Invest in the relationship with your outsourcing partners. After vetting your outsourcing partners, it’s important to trust them – you should monitor them, of course, but trust them. Second-guessing or micro-managing them can cause unnecessary delays and lead to resentment. That said, it’s important to keep communications open and effective. The best, most effective projects entail the sponsor and the outsourcer working together as true partners. Develop a consulting relationship not a vending relationship. Keep in mind that one way to sour a relationship can occur in the back office, as when some underfunded virtual biotechs treat their outsourcing partners as their unofficial bank, by slowing down payments, even as they expect their partners to meet the original timelines.

Be realistic about projects.  At the outset of the relationship, explain what your drug is to your consultants and to your CRO/CMO’s, and set realistic expectations together, including about working together. Regular progress updates are important – from you, your consultant and outsourcing partners. Each party should be able to communicate their concerns as soon as challenges arise; those challenges may entail a change in direction or realizing you should pull the plug. Recently a managing partner in a Boston based venture capital firm was heard saying, “Trying to save your way to success in this business never works. The best way to save money is to kill bad projects as quickly as possible.”  In other words it takes a lot of investment to do it right and have a good outcome with regulators, investors, and eventually patients.  It’s unrealistic to create millions of dollars of value without making significant investments in the technology and real investors know and expect this. Development is simply too costly to go on with an uncertain outcome.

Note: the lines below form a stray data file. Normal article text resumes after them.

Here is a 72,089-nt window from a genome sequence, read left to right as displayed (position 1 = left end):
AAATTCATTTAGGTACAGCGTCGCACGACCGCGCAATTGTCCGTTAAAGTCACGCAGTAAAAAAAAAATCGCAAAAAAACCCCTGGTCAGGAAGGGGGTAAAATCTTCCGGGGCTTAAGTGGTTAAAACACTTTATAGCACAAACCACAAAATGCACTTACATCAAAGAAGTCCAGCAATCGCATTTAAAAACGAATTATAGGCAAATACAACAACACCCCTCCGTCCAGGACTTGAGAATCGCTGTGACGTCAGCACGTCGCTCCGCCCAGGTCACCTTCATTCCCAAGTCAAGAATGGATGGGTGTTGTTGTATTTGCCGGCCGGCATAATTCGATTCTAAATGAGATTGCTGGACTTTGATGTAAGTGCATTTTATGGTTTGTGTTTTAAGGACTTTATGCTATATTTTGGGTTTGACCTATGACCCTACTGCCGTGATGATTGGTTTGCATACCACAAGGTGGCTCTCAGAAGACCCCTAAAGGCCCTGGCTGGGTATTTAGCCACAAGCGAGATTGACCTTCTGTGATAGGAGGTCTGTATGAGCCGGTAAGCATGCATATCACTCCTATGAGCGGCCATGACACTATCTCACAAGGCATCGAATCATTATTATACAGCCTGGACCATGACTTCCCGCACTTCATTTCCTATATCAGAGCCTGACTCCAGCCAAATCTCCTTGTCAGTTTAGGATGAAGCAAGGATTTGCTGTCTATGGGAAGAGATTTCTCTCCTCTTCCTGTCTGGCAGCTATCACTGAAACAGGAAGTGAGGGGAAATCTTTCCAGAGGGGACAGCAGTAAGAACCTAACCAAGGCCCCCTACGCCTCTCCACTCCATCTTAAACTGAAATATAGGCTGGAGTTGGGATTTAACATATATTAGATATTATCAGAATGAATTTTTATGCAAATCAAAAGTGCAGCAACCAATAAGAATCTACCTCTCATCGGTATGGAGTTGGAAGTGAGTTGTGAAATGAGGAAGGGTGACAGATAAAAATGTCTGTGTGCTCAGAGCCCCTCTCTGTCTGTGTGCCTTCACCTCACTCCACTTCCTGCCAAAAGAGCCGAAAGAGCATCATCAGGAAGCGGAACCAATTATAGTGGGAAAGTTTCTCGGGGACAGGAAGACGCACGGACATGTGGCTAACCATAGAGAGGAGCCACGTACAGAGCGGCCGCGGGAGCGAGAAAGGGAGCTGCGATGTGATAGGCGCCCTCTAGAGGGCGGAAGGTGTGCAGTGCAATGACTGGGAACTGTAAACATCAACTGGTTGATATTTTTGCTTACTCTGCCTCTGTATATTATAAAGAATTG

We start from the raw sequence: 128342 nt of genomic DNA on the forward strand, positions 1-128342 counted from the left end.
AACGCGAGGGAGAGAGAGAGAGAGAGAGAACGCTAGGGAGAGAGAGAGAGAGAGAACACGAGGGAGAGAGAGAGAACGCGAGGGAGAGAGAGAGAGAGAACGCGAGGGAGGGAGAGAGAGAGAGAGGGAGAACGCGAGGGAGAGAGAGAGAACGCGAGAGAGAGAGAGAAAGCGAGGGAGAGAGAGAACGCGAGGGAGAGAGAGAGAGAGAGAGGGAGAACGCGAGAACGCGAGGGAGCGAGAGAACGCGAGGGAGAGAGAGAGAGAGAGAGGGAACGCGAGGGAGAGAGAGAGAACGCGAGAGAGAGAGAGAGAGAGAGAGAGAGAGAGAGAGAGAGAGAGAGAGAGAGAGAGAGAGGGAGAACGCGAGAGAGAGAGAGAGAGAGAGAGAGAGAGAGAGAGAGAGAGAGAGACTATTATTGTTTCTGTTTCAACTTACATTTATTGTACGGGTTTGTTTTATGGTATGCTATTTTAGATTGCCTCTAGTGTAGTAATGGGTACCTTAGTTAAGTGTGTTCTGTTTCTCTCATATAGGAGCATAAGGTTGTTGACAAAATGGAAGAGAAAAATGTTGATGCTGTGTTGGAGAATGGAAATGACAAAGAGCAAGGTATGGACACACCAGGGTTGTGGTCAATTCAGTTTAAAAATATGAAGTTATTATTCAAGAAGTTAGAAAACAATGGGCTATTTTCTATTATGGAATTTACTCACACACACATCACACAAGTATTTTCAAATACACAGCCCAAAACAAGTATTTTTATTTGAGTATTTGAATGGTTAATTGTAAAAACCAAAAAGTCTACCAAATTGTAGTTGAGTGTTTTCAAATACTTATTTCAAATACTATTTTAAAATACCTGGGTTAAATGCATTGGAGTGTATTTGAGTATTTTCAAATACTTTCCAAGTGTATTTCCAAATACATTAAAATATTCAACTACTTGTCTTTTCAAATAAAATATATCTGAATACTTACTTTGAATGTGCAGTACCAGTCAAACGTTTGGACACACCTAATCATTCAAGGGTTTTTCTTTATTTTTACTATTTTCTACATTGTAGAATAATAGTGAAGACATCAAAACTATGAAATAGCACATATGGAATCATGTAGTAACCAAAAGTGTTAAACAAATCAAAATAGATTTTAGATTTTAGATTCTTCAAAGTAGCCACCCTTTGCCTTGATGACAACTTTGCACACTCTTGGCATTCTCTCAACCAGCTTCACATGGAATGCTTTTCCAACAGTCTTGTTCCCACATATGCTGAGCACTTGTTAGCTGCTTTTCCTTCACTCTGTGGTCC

As the start-up and virtual biotech model continues to grow, a successful partnership with outsourced CROs, CMOs and other consultants can be built based on mutual trust, respect and communication.  By understanding the business model and making sure your team knows it as well, adjusting expectations internally and externally and being as transparent as possible, many a young firm can quickly change its status from start-up to biotech leader.